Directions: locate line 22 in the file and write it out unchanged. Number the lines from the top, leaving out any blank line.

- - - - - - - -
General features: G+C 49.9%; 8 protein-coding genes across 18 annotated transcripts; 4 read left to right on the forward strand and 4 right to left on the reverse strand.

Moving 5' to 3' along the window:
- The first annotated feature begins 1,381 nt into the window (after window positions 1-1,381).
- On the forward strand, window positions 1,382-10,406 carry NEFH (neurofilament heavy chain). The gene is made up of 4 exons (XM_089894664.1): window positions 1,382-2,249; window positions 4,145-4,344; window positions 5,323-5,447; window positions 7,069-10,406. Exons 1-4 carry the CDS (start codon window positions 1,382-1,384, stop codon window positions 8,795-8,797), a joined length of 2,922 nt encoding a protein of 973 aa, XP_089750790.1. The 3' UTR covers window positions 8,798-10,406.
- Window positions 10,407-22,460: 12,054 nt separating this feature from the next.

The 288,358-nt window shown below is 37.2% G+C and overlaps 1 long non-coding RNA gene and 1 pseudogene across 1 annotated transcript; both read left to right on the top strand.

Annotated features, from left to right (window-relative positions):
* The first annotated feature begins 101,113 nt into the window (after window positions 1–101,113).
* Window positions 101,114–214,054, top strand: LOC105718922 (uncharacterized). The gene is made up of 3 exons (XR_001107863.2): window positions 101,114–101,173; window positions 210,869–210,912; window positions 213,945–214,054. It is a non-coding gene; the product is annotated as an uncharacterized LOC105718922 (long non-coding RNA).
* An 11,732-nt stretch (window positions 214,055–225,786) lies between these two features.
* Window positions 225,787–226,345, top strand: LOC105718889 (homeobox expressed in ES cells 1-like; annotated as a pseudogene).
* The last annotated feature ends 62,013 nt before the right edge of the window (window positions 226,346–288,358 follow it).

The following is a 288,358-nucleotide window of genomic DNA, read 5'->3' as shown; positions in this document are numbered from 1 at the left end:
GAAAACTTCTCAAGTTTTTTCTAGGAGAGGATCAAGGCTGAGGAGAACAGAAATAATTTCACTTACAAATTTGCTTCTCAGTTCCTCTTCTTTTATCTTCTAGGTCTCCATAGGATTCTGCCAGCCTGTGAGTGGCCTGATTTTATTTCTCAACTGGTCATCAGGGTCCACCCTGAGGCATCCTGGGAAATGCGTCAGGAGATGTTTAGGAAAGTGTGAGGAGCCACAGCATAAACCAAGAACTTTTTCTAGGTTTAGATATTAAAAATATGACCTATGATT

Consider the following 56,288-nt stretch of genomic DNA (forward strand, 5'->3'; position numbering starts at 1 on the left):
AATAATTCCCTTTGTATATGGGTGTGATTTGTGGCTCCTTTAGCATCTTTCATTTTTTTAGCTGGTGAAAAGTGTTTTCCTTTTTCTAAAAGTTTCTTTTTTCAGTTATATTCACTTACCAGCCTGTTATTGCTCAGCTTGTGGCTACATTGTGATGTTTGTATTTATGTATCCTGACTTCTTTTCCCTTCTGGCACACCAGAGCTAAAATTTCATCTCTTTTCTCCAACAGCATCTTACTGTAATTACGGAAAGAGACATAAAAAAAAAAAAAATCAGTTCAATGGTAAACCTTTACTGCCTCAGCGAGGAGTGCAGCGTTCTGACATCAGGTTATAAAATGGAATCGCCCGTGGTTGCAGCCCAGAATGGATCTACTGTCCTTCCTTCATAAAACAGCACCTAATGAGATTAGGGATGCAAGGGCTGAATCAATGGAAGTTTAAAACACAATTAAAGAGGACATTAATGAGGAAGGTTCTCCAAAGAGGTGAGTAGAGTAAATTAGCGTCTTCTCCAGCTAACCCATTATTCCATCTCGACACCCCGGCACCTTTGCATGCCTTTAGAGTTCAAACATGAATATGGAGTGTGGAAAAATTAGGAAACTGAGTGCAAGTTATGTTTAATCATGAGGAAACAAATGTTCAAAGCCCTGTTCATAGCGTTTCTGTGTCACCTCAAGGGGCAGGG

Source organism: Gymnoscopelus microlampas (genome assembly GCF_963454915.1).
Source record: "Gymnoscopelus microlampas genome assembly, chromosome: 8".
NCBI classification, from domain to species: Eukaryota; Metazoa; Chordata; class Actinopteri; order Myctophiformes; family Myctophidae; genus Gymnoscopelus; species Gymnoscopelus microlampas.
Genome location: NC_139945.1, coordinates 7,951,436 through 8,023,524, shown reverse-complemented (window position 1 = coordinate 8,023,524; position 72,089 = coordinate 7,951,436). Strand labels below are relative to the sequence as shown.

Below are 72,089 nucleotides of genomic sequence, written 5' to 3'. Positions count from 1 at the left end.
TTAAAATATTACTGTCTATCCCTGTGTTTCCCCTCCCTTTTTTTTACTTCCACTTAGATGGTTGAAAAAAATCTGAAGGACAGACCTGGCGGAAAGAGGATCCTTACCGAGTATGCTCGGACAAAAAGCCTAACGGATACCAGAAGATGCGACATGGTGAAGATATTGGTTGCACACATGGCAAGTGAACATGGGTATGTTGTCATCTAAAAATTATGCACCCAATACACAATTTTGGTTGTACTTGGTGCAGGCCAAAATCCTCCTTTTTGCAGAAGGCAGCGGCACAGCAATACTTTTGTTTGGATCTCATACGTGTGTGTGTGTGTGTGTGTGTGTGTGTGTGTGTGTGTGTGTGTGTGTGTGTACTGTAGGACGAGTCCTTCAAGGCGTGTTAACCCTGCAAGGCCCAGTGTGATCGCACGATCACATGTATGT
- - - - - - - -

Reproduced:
TTAAAATATTACTGTCTATCCCTGTGTTTCCCCTCCCTTTTTTTTACTTCCACTTAGATGGTTGAAAAAAATCTGAAGGACAGACCTGGCGGAAAGAGGATCCTTACCGAGTATGCTCGGACAAAAAGCCTAACGGATACCAGAAGATGCGACATGGTGAAGATATTGGTTGCACACATGGCAAGTGAACATGGGTATGTTGTCATCTAAAAATTATGCACCCAATACACAATTTTGGTTGTACTTGGTGCAGGCCAAAATCCTCCTTTTTGCAGAAGGCAGCGGCACAGCAATACTTTTGTTTGGATCTCATACGTGTGTGTGTGTGTGTGTGTGTGTGTGTGTGTGTGTGTGTGTGTGTGTGTGTACTGTAGGACGAGTCCTTCAAGGCGTGTTAACCCTGCAAGGCCCAGTGTGATCGCACGATCACATGTATGT